Court Orders Release Of Documents In Double-Bunking Case
Massachusetts Department of Corrections must reveal how it classifies maximum-security inmates for double cells
FOR IMMEDIATE RELEASE
BOSTON — A Superior Court judge today ordered the release of documents in the possession of the Massachusetts Department of Correction (DOC) relating to the new policy of double-bunking inmates at the Souza-Baranowski Correctional Facility. The ACLU had filed a lawsuit on behalf of Massachusetts Correctional Legal Services, which originally requested the documents after receiving reports of tension, fear, and violence among inmates doubled up in small cells previously used for one person.
The suit demanded documentation of the classification system that the DOC uses to decide who gets put into double cells and with whom. Inmates have reported that some pairing decisions appear to be arbitrary and have in some instances resulted in violence, and that, in turn, they are afraid of being placed in a cell with a known enemy or someone else who might attack them.
Of special concern are several hundred prisoners who are classified as medium-security but who are currently at Souza-Baranowski waiting for medium-security beds to open up elsewhere. They are subject to being double-bunked in a maximum security environment for months while they wait.
“There is a legitimate public interest in the method by which the DOC selects maximum-security inmates for double-bunking and categorizes those inmates for housing purposes; the maintenance of a secure penal institution and the safety of the inmate transfer and classification process underscores the point,” ruled Justice Linda E. Giles. The DOC had argued that release of the documents would compromise the security of the prison and give inmates who saw the classification questionnaire an unfair advantage, but Judge Giles, who viewed the contested documents in chambers, found that their release would not “compromise security or promote manipulation.”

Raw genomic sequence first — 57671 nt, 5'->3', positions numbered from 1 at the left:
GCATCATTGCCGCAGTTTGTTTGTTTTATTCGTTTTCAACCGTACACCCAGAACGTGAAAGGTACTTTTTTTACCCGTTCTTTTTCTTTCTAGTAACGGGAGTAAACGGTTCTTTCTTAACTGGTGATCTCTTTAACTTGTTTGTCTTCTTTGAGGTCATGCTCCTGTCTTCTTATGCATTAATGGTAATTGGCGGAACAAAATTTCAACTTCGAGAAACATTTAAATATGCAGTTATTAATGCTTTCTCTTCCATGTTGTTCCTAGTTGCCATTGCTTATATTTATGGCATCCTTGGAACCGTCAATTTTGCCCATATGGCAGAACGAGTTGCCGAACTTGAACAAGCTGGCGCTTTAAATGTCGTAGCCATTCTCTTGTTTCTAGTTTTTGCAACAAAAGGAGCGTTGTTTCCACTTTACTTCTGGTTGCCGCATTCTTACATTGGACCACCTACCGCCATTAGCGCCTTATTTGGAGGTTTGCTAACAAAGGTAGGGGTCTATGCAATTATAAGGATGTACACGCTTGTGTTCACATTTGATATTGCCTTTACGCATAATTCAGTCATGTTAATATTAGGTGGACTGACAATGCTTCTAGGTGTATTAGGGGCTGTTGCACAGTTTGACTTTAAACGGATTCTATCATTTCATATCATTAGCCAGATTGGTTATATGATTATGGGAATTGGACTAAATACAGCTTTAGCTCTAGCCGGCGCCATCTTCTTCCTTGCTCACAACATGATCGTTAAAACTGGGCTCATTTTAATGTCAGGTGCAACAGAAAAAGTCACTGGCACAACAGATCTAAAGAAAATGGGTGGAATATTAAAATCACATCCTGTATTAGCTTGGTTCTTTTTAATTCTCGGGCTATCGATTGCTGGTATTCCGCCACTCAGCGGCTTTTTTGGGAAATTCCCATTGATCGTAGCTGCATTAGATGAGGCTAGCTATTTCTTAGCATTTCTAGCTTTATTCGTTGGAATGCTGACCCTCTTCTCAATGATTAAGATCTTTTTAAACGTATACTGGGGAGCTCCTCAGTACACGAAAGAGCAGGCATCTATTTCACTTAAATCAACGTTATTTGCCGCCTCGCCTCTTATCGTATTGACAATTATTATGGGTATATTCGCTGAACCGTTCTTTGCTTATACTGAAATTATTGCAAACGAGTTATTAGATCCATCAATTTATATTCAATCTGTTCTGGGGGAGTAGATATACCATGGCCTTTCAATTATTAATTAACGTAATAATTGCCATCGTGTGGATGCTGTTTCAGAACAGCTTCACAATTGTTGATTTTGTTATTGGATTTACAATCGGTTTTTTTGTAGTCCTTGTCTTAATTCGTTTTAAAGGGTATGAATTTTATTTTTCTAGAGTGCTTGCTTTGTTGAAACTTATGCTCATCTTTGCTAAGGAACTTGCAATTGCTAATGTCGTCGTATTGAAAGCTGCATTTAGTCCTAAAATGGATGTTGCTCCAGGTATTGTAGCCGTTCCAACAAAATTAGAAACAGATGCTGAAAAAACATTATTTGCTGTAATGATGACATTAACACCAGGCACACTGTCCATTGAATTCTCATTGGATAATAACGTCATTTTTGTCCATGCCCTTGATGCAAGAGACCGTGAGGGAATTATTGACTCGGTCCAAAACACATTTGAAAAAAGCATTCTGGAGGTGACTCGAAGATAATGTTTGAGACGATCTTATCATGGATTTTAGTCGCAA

“The public has a right to know what goes on inside the walls of the prisons in our community. Today’s ruling recognizes that the state has a high hurdle to overcome when attempting to shield its policies from public scrutiny,” said Laura Rótolo, a staff attorney at the ACLU of Massachusetts.
“Without being able to see the policies in place at Souza-Baranowski, we cannot adequately respond to the prisoners for whom we advocate. Today’s ruling is important for many reasons, including the transparency needed in the closed world of prisons. As Justice Brandeis once stated, Œsunlight is the best disinfectant’.” said Leslie Walker, Executive Director of MCLS.
The documents are not yet available to the public, pending conclusion of the legal proceedings.
Attorneys Scott Lewis and Christine M. Griffin of the law firm Anderson & Kreiger represent MCLS in this lawsuit, together with ACLU of Massachusetts legal director John Reinstein and staff attorney Laura Rótolo.
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